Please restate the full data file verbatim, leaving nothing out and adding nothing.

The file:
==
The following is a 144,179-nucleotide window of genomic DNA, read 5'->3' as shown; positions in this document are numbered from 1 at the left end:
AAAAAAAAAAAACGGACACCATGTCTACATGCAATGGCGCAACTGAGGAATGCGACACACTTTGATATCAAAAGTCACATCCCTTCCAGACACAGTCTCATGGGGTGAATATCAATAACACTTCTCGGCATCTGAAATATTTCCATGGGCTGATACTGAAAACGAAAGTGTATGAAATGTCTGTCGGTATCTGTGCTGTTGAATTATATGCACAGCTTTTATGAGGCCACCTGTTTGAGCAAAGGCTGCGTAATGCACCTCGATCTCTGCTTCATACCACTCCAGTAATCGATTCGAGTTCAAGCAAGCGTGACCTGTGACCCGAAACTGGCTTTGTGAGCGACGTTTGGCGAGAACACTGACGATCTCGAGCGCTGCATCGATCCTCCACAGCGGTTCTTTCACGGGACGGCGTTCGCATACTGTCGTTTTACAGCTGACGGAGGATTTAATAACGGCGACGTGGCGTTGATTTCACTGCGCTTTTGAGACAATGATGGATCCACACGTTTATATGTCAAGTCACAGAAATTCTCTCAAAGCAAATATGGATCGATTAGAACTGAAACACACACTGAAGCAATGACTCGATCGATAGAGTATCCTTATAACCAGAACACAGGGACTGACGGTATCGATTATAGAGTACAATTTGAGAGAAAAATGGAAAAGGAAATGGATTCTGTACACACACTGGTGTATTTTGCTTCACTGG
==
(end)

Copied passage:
The following is a 144,179-nucleotide window of genomic DNA, read 5'->3' as shown; positions in this document are numbered from 1 at the left end:
AAAAAAAAAAAACGGACACCATGTCTACATGCAATGGCGCAACTGAGGAATGCGACACACTTTGATATCAAAAGTCACATCCCTTCCAGACACAGTCTCATGGGGTGAATATCAATAACACTTCTCGGCATCTGAAATATTTCCATGGGCTGATACTGAAAACGAAAGTGTATGAAATGTCTGTCGGTATCTGTGCTGTTGAATTATATGCACAGCTTTTATGAGGCCACCTGTTTGAGCAAAGGCTGCGTAATGCACCTCGATCTCTGCTTCATACCACTCCAGTAATCGATTCGAGTTCAAGCAAGCGTGACCTGTGACCCGAAACTGGCTTTGTGAGCGACGTTTGGCGAGAACACTGACGATCTCGAGCGCTGCATCGATCCTCCACAGCGGTTCTTTCACGGGACGGCGTTCGCATACTGTCGTTTTACAGCTGACGGAGGATTTAATAACGGCGACGTGGCGTTGATTTCACTGCGCTTTTGAGACAATGATGGATCCACACGTTTATATGTCAAGTCACAGAAATTCTCTCAAAGCAAATATGGATCGATTAGAACTGAAACACACACTGAAGCAATGACTCGATCGATAGAGTATCCTTATAACCAGAACACAGGGACTGACGGTATCGATTATAGAGTACAATTTGAGAGAAAAATGGAAAAGGAAATGGATTCTGTACACACACTGGTGTATTTTGCTTCACTGG